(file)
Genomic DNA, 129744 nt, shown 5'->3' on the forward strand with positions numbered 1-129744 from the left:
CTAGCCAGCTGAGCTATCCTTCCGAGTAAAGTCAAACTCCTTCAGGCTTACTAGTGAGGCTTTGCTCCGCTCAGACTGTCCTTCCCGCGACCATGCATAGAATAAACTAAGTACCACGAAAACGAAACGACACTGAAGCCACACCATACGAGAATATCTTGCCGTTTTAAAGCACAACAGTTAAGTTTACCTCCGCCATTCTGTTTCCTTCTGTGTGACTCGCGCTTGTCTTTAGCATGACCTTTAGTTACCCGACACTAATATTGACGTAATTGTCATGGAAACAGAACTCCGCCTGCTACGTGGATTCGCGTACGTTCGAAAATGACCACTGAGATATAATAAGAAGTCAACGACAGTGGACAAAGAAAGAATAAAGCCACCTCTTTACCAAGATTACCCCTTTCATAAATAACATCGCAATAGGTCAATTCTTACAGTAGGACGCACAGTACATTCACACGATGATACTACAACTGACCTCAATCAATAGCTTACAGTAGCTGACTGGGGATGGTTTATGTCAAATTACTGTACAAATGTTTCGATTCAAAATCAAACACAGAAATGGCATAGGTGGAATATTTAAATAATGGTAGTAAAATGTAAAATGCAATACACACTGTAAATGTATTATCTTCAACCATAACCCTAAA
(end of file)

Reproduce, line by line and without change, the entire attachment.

Genomic DNA, 129744 nt, shown 5'->3' on the forward strand with positions numbered 1-129744 from the left:
CTAGCCAGCTGAGCTATCCTTCCGAGTAAAGTCAAACTCCTTCAGGCTTACTAGTGAGGCTTTGCTCCGCTCAGACTGTCCTTCCCGCGACCATGCATAGAATAAACTAAGTACCACGAAAACGAAACGACACTGAAGCCACACCATACGAGAATATCTTGCCGTTTTAAAGCACAACAGTTAAGTTTACCTCCGCCATTCTGTTTCCTTCTGTGTGACTCGCGCTTGTCTTTAGCATGACCTTTAGTTACCCGACACTAATATTGACGTAATTGTCATGGAAACAGAACTCCGCCTGCTACGTGGATTCGCGTACGTTCGAAAATGACCACTGAGATATAATAAGAAGTCAACGACAGTGGACAAAGAAAGAATAAAGCCACCTCTTTACCAAGATTACCCCTTTCATAAATAACATCGCAATAGGTCAATTCTTACAGTAGGACGCACAGTACATTCACACGATGATACTACAACTGACCTCAATCAATAGCTTACAGTAGCTGACTGGGGATGGTTTATGTCAAATTACTGTACAAATGTTTCGATTCAAAATCAAACACAGAAATGGCATAGGTGGAATATTTAAATAATGGTAGTAAAATGTAAAATGCAATACACACTGTAAATGTATTATCTTCAACCATAACCCTAAA